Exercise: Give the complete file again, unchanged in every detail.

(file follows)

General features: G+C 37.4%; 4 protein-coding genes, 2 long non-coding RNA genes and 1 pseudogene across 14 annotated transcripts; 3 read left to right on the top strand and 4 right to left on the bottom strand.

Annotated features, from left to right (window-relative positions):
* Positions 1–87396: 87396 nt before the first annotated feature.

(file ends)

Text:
General features: G+C 37.4%; 4 protein-coding genes, 2 long non-coding RNA genes and 1 pseudogene across 14 annotated transcripts; 3 read left to right on the top strand and 4 right to left on the bottom strand.

Annotated features, from left to right (window-relative positions):
* Positions 1–87396: 87396 nt before the first annotated feature.